Perhaps when the Minister of Finance and the Minister of Revenue both consult Canadians on the budget next year they ought, instead of listening to all of the organized groups whose final word is always "Do anything you want to anybody else but me", to set some guidelines for a real debate, true consultation on various scenarios for tax policies and tax expenditures, in order to get a proper evaluation.

How much do the present measures cost? What are their objectives? Based on that, let us go out to Canadians so that they may make their own evaluation and come up with a final conclusion that "We can afford this, but not that. Here are what our priorities are for taxation for economic and social development".

Our taxation system pursues two objectives, obvious economic ones, but a major social objective as well: the redistribution of wealth. This ought never to be lost sight of. For that reason, if the taxation system is simplified, that second objective must not be lost sight of.

You do not deal with fiscal problems due to the fact that not enough tax revenue is being collected from people who could pay more, by increasing the number of deductions that already exist. We simply cannot afford it. How much would the measure suggested today cost? Good question. I repeat, those who are a little better off may manage to avoid this altogether by having more than one bank account, as I explained earlier, by having three or four accounts, for instance. That often happens.

I have two or three accounts myself. The point is to put your money into different accounts, keep your interest income below $1,000 and thus avoid paying taxes on this income. I realize this technicality could be improved upon while maintaining the purpose of the motion which is that interest income of $1,000 and less would not be taxable, but in the end, what have we achieved? How are we going to finance all that? The question lies here as well.

Therefore, out of a sense of fairness, yes, we have to work on it, but not necessarily in the way suggested. In the minute I have left, I wanted to say, because I heard mention of RRSPs, where accumulated interest is tax protected, that they are not really affected by such a motion, because RRSPs are taxable only when money is removed from them. This is when tax is taken, according to our income at that point.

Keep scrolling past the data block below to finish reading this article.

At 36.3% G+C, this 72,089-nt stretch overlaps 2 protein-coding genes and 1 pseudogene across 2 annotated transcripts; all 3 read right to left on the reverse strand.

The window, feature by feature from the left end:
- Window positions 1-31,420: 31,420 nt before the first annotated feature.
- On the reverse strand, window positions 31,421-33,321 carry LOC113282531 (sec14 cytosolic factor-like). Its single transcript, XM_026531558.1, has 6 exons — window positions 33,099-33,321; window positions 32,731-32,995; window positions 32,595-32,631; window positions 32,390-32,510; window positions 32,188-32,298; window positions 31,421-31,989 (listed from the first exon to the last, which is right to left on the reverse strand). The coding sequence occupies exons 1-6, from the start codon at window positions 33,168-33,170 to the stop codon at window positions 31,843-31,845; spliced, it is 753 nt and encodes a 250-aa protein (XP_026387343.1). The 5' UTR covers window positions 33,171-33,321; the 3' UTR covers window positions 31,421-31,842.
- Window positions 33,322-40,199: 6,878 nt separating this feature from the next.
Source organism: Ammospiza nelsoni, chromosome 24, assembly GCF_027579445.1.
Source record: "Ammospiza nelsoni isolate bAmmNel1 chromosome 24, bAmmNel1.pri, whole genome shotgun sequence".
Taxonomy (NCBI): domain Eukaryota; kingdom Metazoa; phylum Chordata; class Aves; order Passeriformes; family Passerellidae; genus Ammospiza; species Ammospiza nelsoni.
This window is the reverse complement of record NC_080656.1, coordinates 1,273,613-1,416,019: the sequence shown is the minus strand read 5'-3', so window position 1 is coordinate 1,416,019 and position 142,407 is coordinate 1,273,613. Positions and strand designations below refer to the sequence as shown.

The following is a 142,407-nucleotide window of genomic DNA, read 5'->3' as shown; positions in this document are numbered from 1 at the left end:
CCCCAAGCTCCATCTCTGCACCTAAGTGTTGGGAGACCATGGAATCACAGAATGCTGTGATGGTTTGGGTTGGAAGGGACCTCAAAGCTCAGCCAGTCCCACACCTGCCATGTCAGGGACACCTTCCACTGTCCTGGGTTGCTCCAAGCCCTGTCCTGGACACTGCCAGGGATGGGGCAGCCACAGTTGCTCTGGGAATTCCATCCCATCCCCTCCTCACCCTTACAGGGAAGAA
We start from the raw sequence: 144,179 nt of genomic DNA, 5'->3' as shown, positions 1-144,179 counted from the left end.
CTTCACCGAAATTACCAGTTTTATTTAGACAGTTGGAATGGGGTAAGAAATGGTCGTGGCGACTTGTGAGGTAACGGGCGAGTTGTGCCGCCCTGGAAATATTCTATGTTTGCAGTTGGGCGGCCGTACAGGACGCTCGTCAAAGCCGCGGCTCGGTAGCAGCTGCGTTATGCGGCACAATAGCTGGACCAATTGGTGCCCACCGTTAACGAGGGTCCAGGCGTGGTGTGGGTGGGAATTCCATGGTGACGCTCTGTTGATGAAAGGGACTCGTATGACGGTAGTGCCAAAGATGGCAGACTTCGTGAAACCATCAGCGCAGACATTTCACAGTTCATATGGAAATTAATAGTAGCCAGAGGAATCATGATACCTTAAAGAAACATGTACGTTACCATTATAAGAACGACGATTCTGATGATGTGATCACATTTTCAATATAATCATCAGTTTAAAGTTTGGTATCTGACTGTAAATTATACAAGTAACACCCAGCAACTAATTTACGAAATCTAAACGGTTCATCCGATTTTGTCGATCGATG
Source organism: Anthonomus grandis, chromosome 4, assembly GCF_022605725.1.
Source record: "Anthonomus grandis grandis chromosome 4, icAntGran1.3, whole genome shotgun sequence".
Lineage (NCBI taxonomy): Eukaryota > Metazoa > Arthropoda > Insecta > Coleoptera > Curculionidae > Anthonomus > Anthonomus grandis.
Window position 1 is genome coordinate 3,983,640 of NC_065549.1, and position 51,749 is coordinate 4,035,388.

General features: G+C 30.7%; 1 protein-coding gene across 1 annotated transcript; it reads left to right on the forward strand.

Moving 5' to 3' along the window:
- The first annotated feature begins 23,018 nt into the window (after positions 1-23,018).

So this would not promote saving necessarily. It would not have a particularly strong effect on saving, because the vehicle already exists and is already attractive enough, I imagine, from all the

funds successfully channelled and the financial institutions' aggressive campaigns to solicit RRSPs.

So, to avoid creating an additional tax shelter, which will cost us a lot and risks benefitting those who, in the end, perhaps have the income and ability to avoid it, we cannot support this motion.

Income Tax ActPrivate Members' Business

6:10 p.m.


Jim Silye Reform Calgary Centre, AB

Madam Speaker, Motion 497 seeks to amend the Income Tax Act to eliminate the payment of personal income tax on interest from personal savings accounts when the amount of interest is $1,000 or less.

The rationale used by the hon. member for Bramalea-Gore-Malton is that the motion will do five things. First, it will promote savings. Well, it is pretty hard to save these days. As the hon. member from the Bloc mentioned, this creates different avenues and ways to stuff your savings away where it will be harder for Revenue Canada to find it.

Second, the motion is intended to help the elderly who rely on savings and seldom enjoy the tax advantages of an RRSP later in life. This is an honourable objective and one I would agree with as a problem to solve. But solving it this way is unnecessary, especially if we were to devise a proper system of taxation.

Third, it is intended to compensate for falling interest rates. Why is this the responsibility of taxpayers, adjusting for the inflation component and interest income? That is not necessary. When institutions set their rates they base them on the performance of the economy. They are set at a regular time and over a period of ten years the average rate of return is adjusted for inflation.

Fourth, the rationale is to reduce administration costs because banks will no longer have to issue T4s for interest income, reducing the paperwork for Revenue Canada.

I believe the hon. member has it backwards. In April we all become employees of Revenue Canada and we work for free. We sweat for hours trying to get this income tax done and figure out how much we have to pay, make sure it is correct and then send it in. The information we use has to come from where we have earned our money or placed or invested our money. So whether interest income on savings is less than or higher than $1,000, the banks will still have to issue the paperwork necessary to show you made less than $1,000 or more than $1,000.